drones aren't even hypothetical. The U.S. government is actively
working on ways to shoot down, jam, fry, hack, ensnare, or otherwise
defeat small drones. The microdrones in the video could be defeated by
something as simple as chicken wire. The video shows heavier-payload
drones blasting holes through walls so that other drones can get
inside, but the solution is simply layered defenses." Scharre also
stated that Russell's implied proposal, a legally binding treaty
banning autonomous weapons, "won't solve the real problems humanity
faces as autonomy advances in weapons. A ban won't stop terrorists
from fashioning crude DIY robotic weapons... In fact, it's not even
clear whether a ban would prohibit the weapons shown in the video,
which are actually fairly discriminate."[2]

In April 2018 the governmental Swiss Drones and Robotics Centre,
referencing Slaughterbots, tested a 3-gram shaped charge on a head
model and concluded that "injuries are so severe that the chances of
survival are very small".[15][16]
Cultural reception

Matt McFarland of CNN opined that "Perhaps the most nightmarish,
dystopian film of 2017 didn't come from Hollywood". McFarland also
stated that the debate over banning killer robots had taken a
"sensationalistic" turn: In 2015, "they relied on open letters and
petitions with academic language", and used dry language like 'armed
quadcopters'. Now, in 2017, "they are warning of 'slaughterbots'".[17]

Andrew Yang linked to Slaughterbots from a tweet during his 2020 U.S.
Presidential primary candidacy.[18] The sequel video, published 30
November 2021, had over two million views on YouTube by 8
See also

    Lethal autonomous weapon
    "Hated in the Nation", a Black Mirror TV series episode that
features bee-like drones


    "Military robots are getting smaller and more capable", The
Economist, 14 December 2017, retrieved 21 January 2018
    Scharre, Paul (22 December 2017). "Why You Shouldn't Fear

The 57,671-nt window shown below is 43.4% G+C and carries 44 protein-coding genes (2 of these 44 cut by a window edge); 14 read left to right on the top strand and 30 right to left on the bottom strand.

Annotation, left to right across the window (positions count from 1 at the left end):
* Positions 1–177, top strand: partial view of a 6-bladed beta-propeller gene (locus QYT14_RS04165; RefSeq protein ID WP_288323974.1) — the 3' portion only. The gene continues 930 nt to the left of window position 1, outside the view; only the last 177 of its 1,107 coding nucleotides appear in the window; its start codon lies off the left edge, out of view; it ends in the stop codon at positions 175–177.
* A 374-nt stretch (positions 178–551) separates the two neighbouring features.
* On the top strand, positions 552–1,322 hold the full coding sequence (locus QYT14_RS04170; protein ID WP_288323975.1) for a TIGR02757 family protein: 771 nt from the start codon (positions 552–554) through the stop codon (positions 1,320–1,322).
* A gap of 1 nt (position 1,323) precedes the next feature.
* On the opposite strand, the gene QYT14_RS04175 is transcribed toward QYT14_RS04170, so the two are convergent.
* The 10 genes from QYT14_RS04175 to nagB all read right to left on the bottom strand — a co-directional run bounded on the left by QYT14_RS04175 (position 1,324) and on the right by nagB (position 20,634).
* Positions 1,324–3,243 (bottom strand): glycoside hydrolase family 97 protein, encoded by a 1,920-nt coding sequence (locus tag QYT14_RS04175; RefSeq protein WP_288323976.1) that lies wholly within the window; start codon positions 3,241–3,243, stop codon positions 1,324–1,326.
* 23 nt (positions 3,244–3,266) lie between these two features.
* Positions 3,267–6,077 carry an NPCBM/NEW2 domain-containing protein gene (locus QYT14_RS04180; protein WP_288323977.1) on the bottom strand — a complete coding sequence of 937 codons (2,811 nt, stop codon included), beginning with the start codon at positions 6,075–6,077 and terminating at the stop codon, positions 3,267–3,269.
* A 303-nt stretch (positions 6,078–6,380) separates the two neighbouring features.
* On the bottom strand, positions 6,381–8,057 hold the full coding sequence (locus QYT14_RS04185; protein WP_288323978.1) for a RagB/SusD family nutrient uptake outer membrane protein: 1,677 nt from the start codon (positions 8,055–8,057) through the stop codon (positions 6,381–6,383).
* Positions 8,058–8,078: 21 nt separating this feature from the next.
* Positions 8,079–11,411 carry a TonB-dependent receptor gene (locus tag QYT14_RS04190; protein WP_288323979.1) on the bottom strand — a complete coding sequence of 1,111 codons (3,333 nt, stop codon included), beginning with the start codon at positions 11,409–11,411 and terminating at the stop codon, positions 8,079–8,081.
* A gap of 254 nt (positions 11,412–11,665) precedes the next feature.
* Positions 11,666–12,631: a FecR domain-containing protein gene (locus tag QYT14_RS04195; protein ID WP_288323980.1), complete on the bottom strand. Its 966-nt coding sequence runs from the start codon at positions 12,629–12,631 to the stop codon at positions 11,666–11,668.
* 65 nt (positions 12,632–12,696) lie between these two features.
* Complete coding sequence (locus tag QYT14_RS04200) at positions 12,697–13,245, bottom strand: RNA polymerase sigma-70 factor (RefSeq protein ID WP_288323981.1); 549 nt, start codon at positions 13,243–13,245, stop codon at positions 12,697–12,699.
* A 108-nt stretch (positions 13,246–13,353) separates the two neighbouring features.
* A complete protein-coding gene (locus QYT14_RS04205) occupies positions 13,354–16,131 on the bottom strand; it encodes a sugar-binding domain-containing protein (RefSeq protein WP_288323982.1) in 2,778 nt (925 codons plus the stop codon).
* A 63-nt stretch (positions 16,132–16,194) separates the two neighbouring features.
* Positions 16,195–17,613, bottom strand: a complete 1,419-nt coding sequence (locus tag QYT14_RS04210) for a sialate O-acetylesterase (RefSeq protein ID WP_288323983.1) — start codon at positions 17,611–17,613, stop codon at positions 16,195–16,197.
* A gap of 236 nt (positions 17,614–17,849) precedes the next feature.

'Slaughterbots'". IEEE Spectrum: Technology, Engineering, and Science
News. Retrieved 21 January 2018.
    "Slaughterbots". YouTube. 12 November 2017. Retrieved 21 January 2018.
    "UC Berkeley professor's eerie lethal drone video goes viral".
SFGate. 18 November 2017. Retrieved 21 January 2018.
    Knight, Will (2021). "Autonomous Weapons Are Here, but the World
Isn't Ready for Them". Wired. Retrieved 31 December 2021.
    "Watch 'Slaughterbots,' A Warning About the Future of Killer
Bots". Motherboard (Vice Media). 13 November 2017. Retrieved 21
January 2018.
    Dvorsky, George. "Artificially Intelligent Drones Become
Terrifying Killing Machines in Dystopian Short Film". Gizmodo.
Retrieved 21 January 2018.
    Ian Sample (13 November 2017), "Ban on killer robots urgently
needed, say scientists", The Guardian, retrieved 21 January 2018
    Mikelionis, Lukas (21 November 2017). "UC Berkeley professor's
'slaughterbots' video on killer drones goes viral". Fox News.
Retrieved 21 January 2018.
    "Watch out for 'killer robots,' UC Berkeley professor warns in
video". The Mercury News. 20 November 2017. Retrieved 21 January 2018.
    ""As much death as you want": UC Berkeley's Stuart Russell on
"Slaughterbots"". Bulletin of the Atomic Scientists. 5 December 2017.
Retrieved 21 January 2018.
    "Film produced by Hertfordshire University staff and students goes
viral". Hertfordshire University. 28 November 2017. Retrieved 21
January 2018.
    "Edinburgh used for 'killer drone' film". BBC News. 21 November
2017. Retrieved 21 January 2018.
    "Killer drone attacks filmed in Edinburgh to highlight artificial
intelligence fears". The Scotsman. 21 November 2017. Retrieved 21
January 2018.
    "Fake news? Lethal effect of micro drones".
Retrieved 2018-05-31.
    ""Einstein" bei den Robotern - TV - Play SRF". Play SRF (in
German). Retrieved 2018-05-31.
    McFarland, Matt (14 November 2017). "'Slaughterbots' film shows
potential horrors of killer drones". CNNMoney. Retrieved 21 January
    "Andrew Yang calls for global ban on killer robots". New York
Post. 1 February 2020. Retrieved 31 December 2021.
    Mizokami, Kyle (8 December 2021). "A New Video Explains, in
Graphic Terms, Why the United Nations Must Ban 'Slaughterbots'".
Popular Mechanics. Retrieved 31 December 2021.

External links

    Slaughterbots (2017) on YouTube
    Slaughterbots – if human: kill() (2021) on YouTube
    Why You Shouldn't Fear 'Slaughterbots' (Scharre)
        Why You Should Fear 'Slaughterbots' — A Response (Russell et al)

More information about the cypherpunks mailing list